Last updated: 12/13/2022
- The components of the Apgar score are appearance, pulse, grimace, activity, and respiration.
- The Apgar scores are performed at 1 and 5 minutes of life. If a newborn infant’s Apgar score at 5 minutes is less than 7, it is repeated every 5 minutes until 20 minutes of life.
- At 5 minutes, an Apgar score of 7-10 is considered reassuring, while scores of 4-5 are moderately abnormal, and scores of 0-3 are low.
- An Apgar score only reflects a newborn infant’s clinical status at one point in time and should not be used to guide neonatal resuscitation or to diagnose asphyxia.
- In 1952, Dr. Virginia Apgar, an obstetric anesthesiologist at Columbia University, NY, created the Apgar scoring system to standardize the rapid assessment of newborns in the first minute of life.1,2 Although the Apgar score is commonly thought of as an acronym, it was originally named after Dr. Apgar.
- The Apgar scoring system quantifies the clinical signs of neonatal distress, including bradycardia, pallor, hypotonia, apnea, respiratory depression, and cyanosis.1,2
- The Apgar scoring system is widely used as an assessment tool and is endorsed by the American Academy of Pediatrics and the American College of Obstetrics and Gynecology (ACOG).1,2
Components and Timing
The Apgar scores are performed at 1 and 5 minutes of life. If a newborn infant’s Apgar score at 5 minutes is less than 7, it should be repeated every 5 minutes until 20 minutes of life.1,2
Interpretation of Apgar Scores
- The Apgar score only reflects a newborn infant’s clinical status at one point in time and includes subjective components. It should not be used to guide resuscitative efforts.1
- A low Apgar score at 1 minute does not predict adverse clinical outcomes as it will likely improve by 5 minutes.
- Apgar scores alone should not be used to establish a diagnosis of asphyxia.1
- The ACOG Task Force on Neonatal Encephalopathy defines the 5-minute Apgar score of 0-3 as low and concerning, 4-6 as moderately abnormal, and 7-10 as reassuring.3
- The Apgar score does not predict individual neonatal mortality or neurologic outcomes. Most newborn infants with low Apgar scores do not go on to develop cerebral palsy.1-3 However, based on population studies, Apgar scores less than 5 at 5 and 10 minutes confer an increased relative risk of cerebral palsy in large populations. This increased risk is as high as 20- to 100-fold higher than infants with 5-minute Apgar scores of 7-10.1
- A recent population-based cohort study in Sweden found an increased risk of cerebral palsy and seizures with lower Apgar scores at 5 and 10 minutes.4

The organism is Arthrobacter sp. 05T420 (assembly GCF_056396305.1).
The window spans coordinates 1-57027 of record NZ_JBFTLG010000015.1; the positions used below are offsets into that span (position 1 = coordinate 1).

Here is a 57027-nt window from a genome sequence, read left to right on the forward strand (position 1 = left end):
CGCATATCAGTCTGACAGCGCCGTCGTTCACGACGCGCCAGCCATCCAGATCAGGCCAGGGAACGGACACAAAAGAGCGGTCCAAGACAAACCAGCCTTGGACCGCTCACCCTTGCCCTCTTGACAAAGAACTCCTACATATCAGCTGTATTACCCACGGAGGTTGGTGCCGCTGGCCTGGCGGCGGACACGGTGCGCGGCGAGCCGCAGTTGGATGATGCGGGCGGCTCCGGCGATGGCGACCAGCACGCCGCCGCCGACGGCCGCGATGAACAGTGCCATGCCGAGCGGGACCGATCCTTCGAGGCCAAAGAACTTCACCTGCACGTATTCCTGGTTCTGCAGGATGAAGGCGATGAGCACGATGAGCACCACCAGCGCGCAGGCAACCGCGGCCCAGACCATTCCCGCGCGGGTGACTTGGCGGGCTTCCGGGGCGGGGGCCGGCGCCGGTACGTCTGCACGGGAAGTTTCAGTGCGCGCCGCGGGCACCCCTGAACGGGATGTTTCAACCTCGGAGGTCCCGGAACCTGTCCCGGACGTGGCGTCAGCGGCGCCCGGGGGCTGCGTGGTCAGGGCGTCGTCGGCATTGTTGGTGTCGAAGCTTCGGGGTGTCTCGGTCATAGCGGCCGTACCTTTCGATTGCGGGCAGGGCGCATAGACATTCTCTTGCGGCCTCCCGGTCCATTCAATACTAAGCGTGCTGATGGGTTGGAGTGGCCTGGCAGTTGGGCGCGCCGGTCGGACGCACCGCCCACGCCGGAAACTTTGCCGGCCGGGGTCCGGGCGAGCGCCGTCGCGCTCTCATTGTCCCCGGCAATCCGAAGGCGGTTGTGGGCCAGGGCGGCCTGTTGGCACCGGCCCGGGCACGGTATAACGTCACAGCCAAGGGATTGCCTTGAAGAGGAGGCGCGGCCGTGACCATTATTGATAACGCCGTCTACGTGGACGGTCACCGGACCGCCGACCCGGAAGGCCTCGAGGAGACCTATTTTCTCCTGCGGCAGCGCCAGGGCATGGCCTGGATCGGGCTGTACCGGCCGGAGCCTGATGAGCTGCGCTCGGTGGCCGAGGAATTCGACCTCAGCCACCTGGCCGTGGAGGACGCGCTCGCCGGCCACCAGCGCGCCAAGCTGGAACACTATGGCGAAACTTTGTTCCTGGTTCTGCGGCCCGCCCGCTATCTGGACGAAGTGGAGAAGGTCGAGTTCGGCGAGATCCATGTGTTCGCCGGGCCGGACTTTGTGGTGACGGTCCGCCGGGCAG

- When a newborn infant has an Apgar score of 5 or more at 5 minutes, an umbilical arterial blood sample from a clamped section of the umbilical cord should be obtained, if possible.1
- An Apgar score that remains 0 beyond 10 minutes may be useful in determining if the termination of resuscitation efforts is appropriate, as very few newborn infants with an Apgar score of 0 at 10 minutes survive with normal neurologic outcomes.1,2
Clinical Use and Limitations
- The Apgar score is a rapid method for evaluating a newborn infant after birth at 1 and 5 minutes of life. It evaluates the effectiveness of resuscitation efforts started before the first minute of life.2
- The Apgar score should not be used to determine the initial need for intervention, as the Neonatal Resuscitation Program states that resuscitation efforts must be initiated before the 1-minute Apgar score is assigned.2
- There are several limitations of the Apgar score:1,2
- The Apgar score is a snapshot of the newborn infant’s physiologic condition at one point in time.
- Apgar scores may vary with gestational age, birth weight, congenital anomalies, maternal sedation or general anesthesia, trauma, etc.
- Several components of the Apgar score are subjective and are prone to inter-rater variability.
- American Academy of Pediatrics Committee on Fetus and Newborn, et al. The Apgar score. Pediatrics. 2015;136(4): 819-22. PubMed
- Simon LV, Hashmi MF, Bragg BN. Apgar score. In: StatPearls. NIH National Library of Medicine. (Internet). Treasure Island, FL: StatPearls Publishing. 2022. Link
- ACOG. Executive summary: Neonatal Encephalopathy and Neurologic Outcome. 2nd Edition. Obstet Gynecol. 2014; 123(4): 896-901. PubMed
- Persson M, Razaz N, Tedroff K, et al. Five- and 10-minute Apgar scores and risks of cerebral palsy and epilepsy: Population-based cohort study in Sweden. BMJ. 2018: 360: k207. PubMed
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